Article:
Elgar Symphony no. 2 Daniel BarenboimEdward Elgar

Symphony no. 2

Staatskapelle Berlin

Daniel Barenboim, conductor

Decca, 2014

Public grief and private sorrow are the two complementary sides of Edward Elgar’s Symphony no. 2 in E flat major, op. 63, a work that is officially dedicated to the memory of King Edward VII, but that actually reflects «the passionate pilgrimage of the soul», adding a personal and deeper touch.

Elgar began to compose his second symphony in 1903, but he interrupted the work to devote himself to the drafting of In the South, of the Symphony no. 1 and of the Violin Concerto, and returned to the previous project only in 1910 and completing it by 28 February 1911. It was the composer himself who conducted the first performance of the symphony at the London Musical Festival on 24 May 1911.

After listening to Daniel Barenboim’s new recording of Elgar’s symphony (“new” because he already recorded it in the 1970s), I have found many fine and even beautiful hints that unfortunately are not well defined for the most part of the time and, even when Barenboim follows a clear path, it seems that he does not have the capacity to pursue it to the end.

I will explain myself straight away. Elgar’s music flows with simplicity under Barenboim’s conduction and there are moments of ineffable pleasure as the famous “Spirit of Delight” theme (inspired by the first line of the poem Song by Percy Bysshe Shelley) from the first movement and others where it is easy to guess the troubles of a human soul. Moreover, from the second movement (the “funeral march”, Larghetto) onwards, Barenboim chose a dark colour to emphasize an idea of grief and torment, distinguishable also in the last two movements – bur, despite the accuracy that reveals at least the sensitivity of the conductor, the general picture remains imprecise, as if the last word has not being said. The previous hints, although precious in their essence, in the end appear as wonderful but empty ideas that have not found their “unifying centre”. This outcome is chiefly due, in my opinion, to the fact that the conductor has deliberately decided to privilege the emerging of nice but “independent” ideas that undermine the principal one, creating more confusion that enjoyment in the end. This impression is even more accentuated by the fact that the last movement ends with a peaceful parting that protracts the sense of incompleteness.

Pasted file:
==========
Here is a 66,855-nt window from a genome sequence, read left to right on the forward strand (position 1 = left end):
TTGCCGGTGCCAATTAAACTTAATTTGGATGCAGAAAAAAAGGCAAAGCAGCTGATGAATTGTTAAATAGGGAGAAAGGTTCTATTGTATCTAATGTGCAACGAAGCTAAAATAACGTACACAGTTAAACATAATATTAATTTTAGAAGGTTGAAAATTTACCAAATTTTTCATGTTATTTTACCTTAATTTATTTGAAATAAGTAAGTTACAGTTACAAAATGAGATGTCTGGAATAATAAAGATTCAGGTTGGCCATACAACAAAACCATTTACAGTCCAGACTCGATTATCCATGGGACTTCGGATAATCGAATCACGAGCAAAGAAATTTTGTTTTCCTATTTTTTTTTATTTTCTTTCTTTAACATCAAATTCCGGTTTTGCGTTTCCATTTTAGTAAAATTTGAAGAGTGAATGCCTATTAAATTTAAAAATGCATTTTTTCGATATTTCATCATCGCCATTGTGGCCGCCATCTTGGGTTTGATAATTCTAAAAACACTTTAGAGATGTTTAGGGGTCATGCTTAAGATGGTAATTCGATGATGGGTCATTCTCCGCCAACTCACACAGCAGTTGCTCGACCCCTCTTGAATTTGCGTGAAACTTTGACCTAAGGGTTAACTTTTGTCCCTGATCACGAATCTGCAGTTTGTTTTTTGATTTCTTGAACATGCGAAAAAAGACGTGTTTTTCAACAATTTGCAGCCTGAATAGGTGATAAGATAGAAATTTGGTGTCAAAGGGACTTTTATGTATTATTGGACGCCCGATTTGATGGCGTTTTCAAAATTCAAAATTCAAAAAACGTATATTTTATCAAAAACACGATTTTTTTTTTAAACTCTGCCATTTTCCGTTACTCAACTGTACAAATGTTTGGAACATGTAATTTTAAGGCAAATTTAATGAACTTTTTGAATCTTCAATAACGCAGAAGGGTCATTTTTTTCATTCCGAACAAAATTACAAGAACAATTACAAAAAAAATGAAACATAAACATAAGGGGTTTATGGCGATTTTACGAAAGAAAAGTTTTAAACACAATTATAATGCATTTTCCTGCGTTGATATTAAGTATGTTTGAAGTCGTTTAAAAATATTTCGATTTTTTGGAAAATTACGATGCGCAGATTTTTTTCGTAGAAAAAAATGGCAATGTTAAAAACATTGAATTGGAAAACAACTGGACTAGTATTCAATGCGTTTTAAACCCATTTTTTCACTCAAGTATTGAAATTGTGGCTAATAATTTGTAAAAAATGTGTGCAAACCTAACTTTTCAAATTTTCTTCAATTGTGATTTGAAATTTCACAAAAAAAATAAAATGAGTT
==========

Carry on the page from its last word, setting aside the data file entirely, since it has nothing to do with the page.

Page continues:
Among the most inspired moments, it must be mentioned precisely that Larghetto that gives the character to the entire symphony, so that it seems to reveal that in Barenboim’s mind this is the central movement of the work. This is my personal speculation of course, but the point is that it is precisely here that it is possible to hear the most anguishing accents of sorrow and the tension to something higher.

At last it is worth remembering the excellent sound of the recording. No one of the colours of the orchestral palette is lost and the accomplished playing of the Staatskapelle Berlin is something that is really enjoyable, if it is legitimate to suggest to hear a CD for the orchestral playing despite the questionable outcome of (part of the) conduction. I think anyway that this trait is so valuable and the recorded sound is so good that it should be noticed, at least in the end of this review.

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